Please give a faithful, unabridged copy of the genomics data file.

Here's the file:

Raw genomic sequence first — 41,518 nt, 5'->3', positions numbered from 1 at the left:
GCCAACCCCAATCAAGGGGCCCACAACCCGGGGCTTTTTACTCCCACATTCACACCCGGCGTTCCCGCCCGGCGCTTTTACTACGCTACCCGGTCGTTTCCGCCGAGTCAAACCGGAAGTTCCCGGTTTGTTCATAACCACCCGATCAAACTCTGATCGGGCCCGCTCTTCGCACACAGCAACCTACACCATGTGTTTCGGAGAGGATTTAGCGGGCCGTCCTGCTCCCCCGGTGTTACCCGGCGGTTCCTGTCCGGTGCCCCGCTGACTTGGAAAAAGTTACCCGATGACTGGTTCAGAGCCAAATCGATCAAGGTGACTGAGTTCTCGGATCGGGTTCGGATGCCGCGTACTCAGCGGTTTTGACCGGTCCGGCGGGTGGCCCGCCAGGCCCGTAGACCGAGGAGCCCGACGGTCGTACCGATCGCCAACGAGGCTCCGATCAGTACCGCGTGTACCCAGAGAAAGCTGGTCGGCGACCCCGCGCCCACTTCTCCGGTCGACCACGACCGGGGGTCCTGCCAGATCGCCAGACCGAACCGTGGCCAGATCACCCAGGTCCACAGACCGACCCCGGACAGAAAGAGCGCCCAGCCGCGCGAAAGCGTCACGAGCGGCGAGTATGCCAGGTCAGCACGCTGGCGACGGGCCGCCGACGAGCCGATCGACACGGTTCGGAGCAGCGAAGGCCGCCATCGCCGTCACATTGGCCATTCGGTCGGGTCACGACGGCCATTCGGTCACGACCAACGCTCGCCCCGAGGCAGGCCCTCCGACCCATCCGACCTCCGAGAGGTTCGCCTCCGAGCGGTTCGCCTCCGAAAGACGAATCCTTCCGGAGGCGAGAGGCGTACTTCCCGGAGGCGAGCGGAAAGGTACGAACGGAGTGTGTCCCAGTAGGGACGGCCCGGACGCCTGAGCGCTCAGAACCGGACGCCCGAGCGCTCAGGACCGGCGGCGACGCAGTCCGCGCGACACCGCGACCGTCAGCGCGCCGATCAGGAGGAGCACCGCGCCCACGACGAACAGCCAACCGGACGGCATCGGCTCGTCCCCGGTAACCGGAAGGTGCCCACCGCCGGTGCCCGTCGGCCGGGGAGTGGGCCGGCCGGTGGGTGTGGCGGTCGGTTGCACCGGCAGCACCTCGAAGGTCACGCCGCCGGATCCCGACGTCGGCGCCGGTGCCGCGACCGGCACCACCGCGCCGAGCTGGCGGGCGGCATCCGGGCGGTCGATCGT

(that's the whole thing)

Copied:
Raw genomic sequence first — 41,518 nt, 5'->3', positions numbered from 1 at the left:
GCCAACCCCAATCAAGGGGCCCACAACCCGGGGCTTTTTACTCCCACATTCACACCCGGCGTTCCCGCCCGGCGCTTTTACTACGCTACCCGGTCGTTTCCGCCGAGTCAAACCGGAAGTTCCCGGTTTGTTCATAACCACCCGATCAAACTCTGATCGGGCCCGCTCTTCGCACACAGCAACCTACACCATGTGTTTCGGAGAGGATTTAGCGGGCCGTCCTGCTCCCCCGGTGTTACCCGGCGGTTCCTGTCCGGTGCCCCGCTGACTTGGAAAAAGTTACCCGATGACTGGTTCAGAGCCAAATCGATCAAGGTGACTGAGTTCTCGGATCGGGTTCGGATGCCGCGTACTCAGCGGTTTTGACCGGTCCGGCGGGTGGCCCGCCAGGCCCGTAGACCGAGGAGCCCGACGGTCGTACCGATCGCCAACGAGGCTCCGATCAGTACCGCGTGTACCCAGAGAAAGCTGGTCGGCGACCCCGCGCCCACTTCTCCGGTCGACCACGACCGGGGGTCCTGCCAGATCGCCAGACCGAACCGTGGCCAGATCACCCAGGTCCACAGACCGACCCCGGACAGAAAGAGCGCCCAGCCGCGCGAAAGCGTCACGAGCGGCGAGTATGCCAGGTCAGCACGCTGGCGACGGGCCGCCGACGAGCCGATCGACACGGTTCGGAGCAGCGAAGGCCGCCATCGCCGTCACATTGGCCATTCGGTCGGGTCACGACGGCCATTCGGTCACGACCAACGCTCGCCCCGAGGCAGGCCCTCCGACCCATCCGACCTCCGAGAGGTTCGCCTCCGAGCGGTTCGCCTCCGAAAGACGAATCCTTCCGGAGGCGAGAGGCGTACTTCCCGGAGGCGAGCGGAAAGGTACGAACGGAGTGTGTCCCAGTAGGGACGGCCCGGACGCCTGAGCGCTCAGAACCGGACGCCCGAGCGCTCAGGACCGGCGGCGACGCAGTCCGCGCGACACCGCGACCGTCAGCGCGCCGATCAGGAGGAGCACCGCGCCCACGACGAACAGCCAACCGGACGGCATCGGCTCGTCCCCGGTAACCGGAAGGTGCCCACCGCCGGTGCCCGTCGGCCGGGGAGTGGGCCGGCCGGTGGGTGTGGCGGTCGGTTGCACCGGCAGCACCTCGAAGGTCACGCCGCCGGATCCCGACGTCGGCGCCGGTGCCGCGACCGGCACCACCGCGCCGAGCTGGCGGGCGGCATCCGGGCGGTCGATCGT